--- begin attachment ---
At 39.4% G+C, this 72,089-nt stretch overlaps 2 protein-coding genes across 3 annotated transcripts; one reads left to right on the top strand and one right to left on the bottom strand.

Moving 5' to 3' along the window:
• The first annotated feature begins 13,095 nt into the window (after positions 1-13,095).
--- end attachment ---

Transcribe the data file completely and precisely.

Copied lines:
At 39.4% G+C, this 72,089-nt stretch overlaps 2 protein-coding genes across 3 annotated transcripts; one reads left to right on the top strand and one right to left on the bottom strand.

Moving 5' to 3' along the window:
• The first annotated feature begins 13,095 nt into the window (after positions 1-13,095).